Reflections on the course design process in distance education by practitioners with varying levels of experience
Contributor(s)Amundsen, Cheryl (advisor)
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AbstractInstruction at a distance is rapidly becoming one of the most widely used modes for teaching post-secondary learners. One of the distinctive characteristics of distance education is the emphasis on course development and the models of course development which have evolved. To date, however, the literature offers little understanding of the knowledge bases upon which current practice in distance education course development is based. Expertise in course development has not been characterized in any systematic way, and it is not known how novice and expert DE course developers differ in the way they conceptualize and go about course development. Even less is known about how course developers move toward expertise and from where they draw their understanding. The primary purpose of this study is to begin the investigation of these questions, based on data collected from multiple sources and contexts. Qualitative methods were used to collect and analyze data on the reflections of the course design process by nine participants. Participants varied in their experience level, the level of course they designed, and their role in the design process. Participants took part in a semi-structured interview and were asked to provide written responses to a practical design critique exercise. Themes or issues were allowed to emerge from the data, and were characterized along three main topics: the learner, design decisions, and evaluation. Differences between novices and more experienced participants were observed in their depth of understanding about the learner, the influence of theoretical constructs on their making design decisions, and the influence of context on the design process.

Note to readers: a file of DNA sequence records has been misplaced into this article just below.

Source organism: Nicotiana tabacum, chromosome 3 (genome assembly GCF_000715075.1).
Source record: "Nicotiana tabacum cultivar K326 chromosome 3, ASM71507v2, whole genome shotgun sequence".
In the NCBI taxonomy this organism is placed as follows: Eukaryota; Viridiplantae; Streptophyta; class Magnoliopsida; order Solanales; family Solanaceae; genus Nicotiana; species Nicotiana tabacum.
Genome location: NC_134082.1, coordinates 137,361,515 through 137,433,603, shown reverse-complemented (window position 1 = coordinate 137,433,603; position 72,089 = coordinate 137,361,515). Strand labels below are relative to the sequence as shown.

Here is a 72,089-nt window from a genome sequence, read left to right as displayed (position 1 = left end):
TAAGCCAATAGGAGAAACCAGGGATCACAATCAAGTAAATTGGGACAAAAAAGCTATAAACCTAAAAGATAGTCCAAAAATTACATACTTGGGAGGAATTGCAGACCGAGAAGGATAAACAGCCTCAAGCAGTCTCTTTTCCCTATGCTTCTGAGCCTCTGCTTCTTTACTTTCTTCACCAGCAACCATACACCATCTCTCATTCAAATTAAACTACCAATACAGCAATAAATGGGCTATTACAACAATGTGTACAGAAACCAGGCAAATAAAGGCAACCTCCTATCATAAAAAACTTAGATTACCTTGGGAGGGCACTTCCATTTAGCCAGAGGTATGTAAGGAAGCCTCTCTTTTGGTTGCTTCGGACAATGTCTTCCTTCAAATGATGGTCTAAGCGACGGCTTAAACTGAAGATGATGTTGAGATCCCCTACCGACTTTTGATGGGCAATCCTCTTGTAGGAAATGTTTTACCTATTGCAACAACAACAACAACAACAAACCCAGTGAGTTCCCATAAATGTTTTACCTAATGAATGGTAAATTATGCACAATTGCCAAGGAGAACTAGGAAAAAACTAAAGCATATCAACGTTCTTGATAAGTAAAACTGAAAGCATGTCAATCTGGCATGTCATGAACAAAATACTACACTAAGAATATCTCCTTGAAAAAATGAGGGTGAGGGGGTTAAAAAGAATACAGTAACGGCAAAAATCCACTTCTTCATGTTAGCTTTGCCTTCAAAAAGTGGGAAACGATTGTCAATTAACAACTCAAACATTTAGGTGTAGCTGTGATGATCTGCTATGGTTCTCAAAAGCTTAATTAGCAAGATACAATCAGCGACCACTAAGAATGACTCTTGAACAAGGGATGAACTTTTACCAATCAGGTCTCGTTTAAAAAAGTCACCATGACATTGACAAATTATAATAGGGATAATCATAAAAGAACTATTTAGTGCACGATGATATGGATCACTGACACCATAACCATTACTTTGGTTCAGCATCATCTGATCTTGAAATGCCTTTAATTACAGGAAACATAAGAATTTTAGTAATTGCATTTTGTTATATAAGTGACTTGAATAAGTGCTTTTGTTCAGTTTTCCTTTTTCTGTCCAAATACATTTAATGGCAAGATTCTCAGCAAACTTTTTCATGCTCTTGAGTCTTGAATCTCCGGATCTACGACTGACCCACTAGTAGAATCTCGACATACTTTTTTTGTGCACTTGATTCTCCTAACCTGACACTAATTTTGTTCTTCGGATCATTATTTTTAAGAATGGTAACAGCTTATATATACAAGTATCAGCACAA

TypeElectronic Thesis or Dissertation